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Robert Kerr (writer)
This eBook from the Gutenberg Project consists of approximately 647 pages of information about A General History and Collection of Voyages and Travels Volume 01.
dead man’s weapons and clothes; and generally, they expend the whole wealth of the deceased, by keeping the body so long in the house before it is burnt, and by these heaps which are carried off by strangers.  It is the custom with the Estum to burn the bodies of all the inhabitants; and if any one can find a single bone unconsumed, it is a cause of great offence.  These people, also, have the means of producing a very severe cold; by which, the dead body continues so long above ground without putrefying; and by means of which, if any one sets a vessel of ale or water in the place, they contrive that the liquor shall be frozen either in winter or summer[16].

[1] Alfred’s Orosius, by Barrington, p. 16.  Langebeck, Scrip.  Dan.  II. 118-
    123.  Wulfstan appears to have been a Dane, who had probably become
    acquainted with Ohthere, during his maritime expeditions, and had gone
    with him to reside in England.—­Forst.

[2] There is a lake still called Truso or Drausen, between Elbing and
    Prussian Holland, from which, probably, the town here mentioned, which
    stood on the Frisch-haf, took its name.—­Forst.

[3] It is necessary to distinguish accurately between Weonothland, which is
    probably Fuehnen, Funen, or Fionio, now called Fyen; and Weonodland or
    Winodland, afterwards Wendenland.—­Forst.

[4] Denmark obviously, called simply Dene, in the voyages of Ohthere.—­E.

[5] Probably Bornholm.—­E.

[6] Called Sueoland in the voyages of Ohthere, is assuredly Sweden, to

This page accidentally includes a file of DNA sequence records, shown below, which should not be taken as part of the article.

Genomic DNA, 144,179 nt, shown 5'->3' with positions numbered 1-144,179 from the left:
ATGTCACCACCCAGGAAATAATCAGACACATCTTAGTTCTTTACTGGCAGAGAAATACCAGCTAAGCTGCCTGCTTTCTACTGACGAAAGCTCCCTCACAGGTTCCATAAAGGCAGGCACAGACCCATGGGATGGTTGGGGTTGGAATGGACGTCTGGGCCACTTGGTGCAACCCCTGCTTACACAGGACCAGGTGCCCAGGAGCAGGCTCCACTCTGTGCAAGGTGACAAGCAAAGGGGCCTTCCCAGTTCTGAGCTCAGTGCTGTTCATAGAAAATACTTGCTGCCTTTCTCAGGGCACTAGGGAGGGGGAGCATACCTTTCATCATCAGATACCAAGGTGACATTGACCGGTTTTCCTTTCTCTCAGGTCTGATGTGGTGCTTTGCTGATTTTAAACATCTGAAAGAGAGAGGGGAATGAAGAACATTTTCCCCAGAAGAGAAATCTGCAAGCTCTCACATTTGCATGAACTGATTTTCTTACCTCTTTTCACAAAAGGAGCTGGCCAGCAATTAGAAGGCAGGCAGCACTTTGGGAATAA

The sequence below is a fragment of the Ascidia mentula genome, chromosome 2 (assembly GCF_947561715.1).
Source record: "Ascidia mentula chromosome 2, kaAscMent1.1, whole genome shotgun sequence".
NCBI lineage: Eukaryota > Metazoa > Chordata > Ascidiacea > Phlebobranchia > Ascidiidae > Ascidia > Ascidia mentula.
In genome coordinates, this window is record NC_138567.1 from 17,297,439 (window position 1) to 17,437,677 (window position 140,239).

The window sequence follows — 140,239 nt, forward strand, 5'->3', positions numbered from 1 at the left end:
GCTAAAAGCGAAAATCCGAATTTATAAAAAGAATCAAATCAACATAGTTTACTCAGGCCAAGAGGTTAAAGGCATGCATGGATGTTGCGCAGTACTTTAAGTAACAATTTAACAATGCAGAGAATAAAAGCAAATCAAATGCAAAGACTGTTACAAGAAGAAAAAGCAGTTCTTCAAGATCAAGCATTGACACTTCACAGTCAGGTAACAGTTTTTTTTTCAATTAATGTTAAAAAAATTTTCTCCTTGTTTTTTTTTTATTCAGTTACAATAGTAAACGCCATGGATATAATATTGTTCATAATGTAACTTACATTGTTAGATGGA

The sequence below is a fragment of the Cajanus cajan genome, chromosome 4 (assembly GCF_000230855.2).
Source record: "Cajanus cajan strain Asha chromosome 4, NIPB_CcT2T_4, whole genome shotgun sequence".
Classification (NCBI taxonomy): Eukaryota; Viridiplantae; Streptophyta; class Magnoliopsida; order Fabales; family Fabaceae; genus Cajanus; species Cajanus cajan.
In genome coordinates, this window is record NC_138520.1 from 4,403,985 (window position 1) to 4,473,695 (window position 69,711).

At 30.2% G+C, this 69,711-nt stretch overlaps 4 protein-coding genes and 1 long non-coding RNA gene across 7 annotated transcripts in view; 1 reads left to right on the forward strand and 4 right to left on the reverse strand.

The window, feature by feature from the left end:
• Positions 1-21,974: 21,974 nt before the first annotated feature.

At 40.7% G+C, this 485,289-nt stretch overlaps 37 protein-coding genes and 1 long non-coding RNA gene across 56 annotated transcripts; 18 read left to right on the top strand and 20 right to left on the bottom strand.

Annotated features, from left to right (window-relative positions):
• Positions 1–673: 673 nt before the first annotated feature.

which all these islands belong.  Becinga-eg, is certainly Bleking; the
    l being omitted in transcription, called an island by mistake. 
    Meore is indisputably the upper and lower Moehre in Smoland; Eowland
    is Oeland; and Gotland is doubtless the modern isle of that name. 
    —­Forst.

[7] Weonodland, or Winodland, extends to the mouth of the Vistula; and is
    obviously a peculiar and independent country, totally different from
    Weonothland, belonging to Denmark.—­Forst.

[8] Wisle, or Wisla, is the Sclavonian orthography for the Vistula, called
    Weichsel by the Germans, and Weissel by the Prussians.—­Forst.

[9] Witland is a district of Samland in Prussia.  It had this name of
    Witland at the time of the crusades of the Germans against Prussia. 
    The word Wit-land, is a translation of the native term Baltikka, or
    the white land, now applied to the Baltic Sea.—­Forst.

[10] Est-mere, a lake of fresh water, into which the Elbing and Vistula
    empty themselves; now called Frisch-haf, or the fresh water sea. 
    —­Forst.

[11] This is undoubtedly the Elbing which flows from lake Drausen, or
    Truso, and joins, by one of its branches, that arm of the Vistula
    which is called Neugat or Nogat.—­Forst.

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